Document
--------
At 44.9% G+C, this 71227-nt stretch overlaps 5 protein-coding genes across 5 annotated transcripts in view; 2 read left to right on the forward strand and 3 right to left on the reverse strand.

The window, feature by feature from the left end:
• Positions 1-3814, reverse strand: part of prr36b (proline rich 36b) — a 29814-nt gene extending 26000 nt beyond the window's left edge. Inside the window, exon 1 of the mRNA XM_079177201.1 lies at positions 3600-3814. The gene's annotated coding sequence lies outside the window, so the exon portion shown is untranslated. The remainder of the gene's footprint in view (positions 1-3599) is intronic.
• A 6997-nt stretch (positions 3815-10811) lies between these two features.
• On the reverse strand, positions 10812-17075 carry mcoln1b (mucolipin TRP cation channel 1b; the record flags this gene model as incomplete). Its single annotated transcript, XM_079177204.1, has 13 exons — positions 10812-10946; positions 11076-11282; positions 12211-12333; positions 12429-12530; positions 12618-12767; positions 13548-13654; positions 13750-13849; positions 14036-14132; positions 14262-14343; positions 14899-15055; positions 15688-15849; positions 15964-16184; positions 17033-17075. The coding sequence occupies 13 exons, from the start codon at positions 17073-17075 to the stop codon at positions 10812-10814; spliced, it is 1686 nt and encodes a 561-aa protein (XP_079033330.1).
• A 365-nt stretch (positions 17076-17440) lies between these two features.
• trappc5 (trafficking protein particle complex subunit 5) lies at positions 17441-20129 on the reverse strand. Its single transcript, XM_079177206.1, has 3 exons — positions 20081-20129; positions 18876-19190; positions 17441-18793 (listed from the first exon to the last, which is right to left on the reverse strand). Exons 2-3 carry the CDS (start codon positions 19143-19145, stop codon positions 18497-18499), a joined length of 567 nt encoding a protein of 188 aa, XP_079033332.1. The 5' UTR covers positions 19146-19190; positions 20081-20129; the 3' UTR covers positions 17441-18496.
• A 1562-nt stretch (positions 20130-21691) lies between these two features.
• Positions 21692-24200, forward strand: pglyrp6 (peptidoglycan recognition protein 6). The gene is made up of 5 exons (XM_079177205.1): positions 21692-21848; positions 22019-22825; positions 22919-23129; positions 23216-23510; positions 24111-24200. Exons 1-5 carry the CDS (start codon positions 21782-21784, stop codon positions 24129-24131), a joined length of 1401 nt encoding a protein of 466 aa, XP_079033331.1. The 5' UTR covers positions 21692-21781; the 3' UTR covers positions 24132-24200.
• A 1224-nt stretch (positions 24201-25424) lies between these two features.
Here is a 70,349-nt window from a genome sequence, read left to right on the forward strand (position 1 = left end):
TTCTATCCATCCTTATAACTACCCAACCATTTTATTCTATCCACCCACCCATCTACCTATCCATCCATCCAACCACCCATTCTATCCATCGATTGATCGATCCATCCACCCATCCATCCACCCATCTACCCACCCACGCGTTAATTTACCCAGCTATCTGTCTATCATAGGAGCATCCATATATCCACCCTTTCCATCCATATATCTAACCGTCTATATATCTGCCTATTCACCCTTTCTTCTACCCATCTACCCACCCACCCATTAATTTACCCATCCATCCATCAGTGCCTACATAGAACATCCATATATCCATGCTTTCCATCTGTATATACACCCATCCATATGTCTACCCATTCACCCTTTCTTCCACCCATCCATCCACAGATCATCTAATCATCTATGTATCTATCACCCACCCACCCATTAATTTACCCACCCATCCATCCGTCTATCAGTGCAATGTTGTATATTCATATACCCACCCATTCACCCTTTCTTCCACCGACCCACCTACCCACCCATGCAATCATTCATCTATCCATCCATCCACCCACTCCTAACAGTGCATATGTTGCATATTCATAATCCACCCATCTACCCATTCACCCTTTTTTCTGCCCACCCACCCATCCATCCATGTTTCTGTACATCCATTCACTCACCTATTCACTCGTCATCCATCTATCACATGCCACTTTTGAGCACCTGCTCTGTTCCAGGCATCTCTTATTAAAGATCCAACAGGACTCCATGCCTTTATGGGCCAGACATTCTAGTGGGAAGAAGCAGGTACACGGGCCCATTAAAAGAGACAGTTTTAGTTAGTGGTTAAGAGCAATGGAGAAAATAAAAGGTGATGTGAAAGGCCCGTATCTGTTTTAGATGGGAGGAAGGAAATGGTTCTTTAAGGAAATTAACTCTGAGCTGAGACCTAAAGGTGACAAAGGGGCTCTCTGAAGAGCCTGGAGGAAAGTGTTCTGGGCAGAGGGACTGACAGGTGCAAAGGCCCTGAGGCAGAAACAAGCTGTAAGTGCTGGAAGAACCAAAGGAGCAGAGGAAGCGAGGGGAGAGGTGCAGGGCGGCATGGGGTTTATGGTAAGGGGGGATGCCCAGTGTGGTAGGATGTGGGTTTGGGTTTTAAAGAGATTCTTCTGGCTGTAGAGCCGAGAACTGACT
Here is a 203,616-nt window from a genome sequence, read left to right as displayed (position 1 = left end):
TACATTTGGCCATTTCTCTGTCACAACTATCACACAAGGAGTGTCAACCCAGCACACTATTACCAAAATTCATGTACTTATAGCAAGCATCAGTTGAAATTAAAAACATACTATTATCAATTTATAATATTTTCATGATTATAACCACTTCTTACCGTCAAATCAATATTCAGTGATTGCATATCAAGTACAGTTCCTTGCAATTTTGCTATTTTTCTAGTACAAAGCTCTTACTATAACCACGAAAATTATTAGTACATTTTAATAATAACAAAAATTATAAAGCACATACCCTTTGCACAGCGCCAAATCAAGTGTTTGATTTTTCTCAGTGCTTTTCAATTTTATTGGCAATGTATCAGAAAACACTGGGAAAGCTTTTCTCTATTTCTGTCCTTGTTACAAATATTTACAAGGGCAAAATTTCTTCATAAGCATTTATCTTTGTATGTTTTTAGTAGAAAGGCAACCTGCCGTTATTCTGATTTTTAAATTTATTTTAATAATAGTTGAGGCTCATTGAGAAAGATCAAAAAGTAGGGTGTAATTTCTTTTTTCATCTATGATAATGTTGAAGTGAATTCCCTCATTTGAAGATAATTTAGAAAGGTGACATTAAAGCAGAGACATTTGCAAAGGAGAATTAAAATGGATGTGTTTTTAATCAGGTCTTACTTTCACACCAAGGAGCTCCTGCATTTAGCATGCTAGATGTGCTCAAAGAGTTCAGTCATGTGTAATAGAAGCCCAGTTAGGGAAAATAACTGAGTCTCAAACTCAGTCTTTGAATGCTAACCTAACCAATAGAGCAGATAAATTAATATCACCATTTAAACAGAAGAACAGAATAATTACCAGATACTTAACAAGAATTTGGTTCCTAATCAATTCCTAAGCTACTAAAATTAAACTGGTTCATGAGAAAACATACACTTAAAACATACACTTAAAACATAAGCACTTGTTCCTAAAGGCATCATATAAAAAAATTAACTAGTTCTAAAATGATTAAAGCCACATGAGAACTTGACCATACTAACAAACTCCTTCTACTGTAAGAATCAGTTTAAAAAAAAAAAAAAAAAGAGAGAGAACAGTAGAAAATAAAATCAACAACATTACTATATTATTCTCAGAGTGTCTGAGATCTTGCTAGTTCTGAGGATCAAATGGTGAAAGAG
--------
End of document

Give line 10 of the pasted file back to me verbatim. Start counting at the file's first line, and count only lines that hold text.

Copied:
• A 1224-nt stretch (positions 24201-25424) lies between these two features.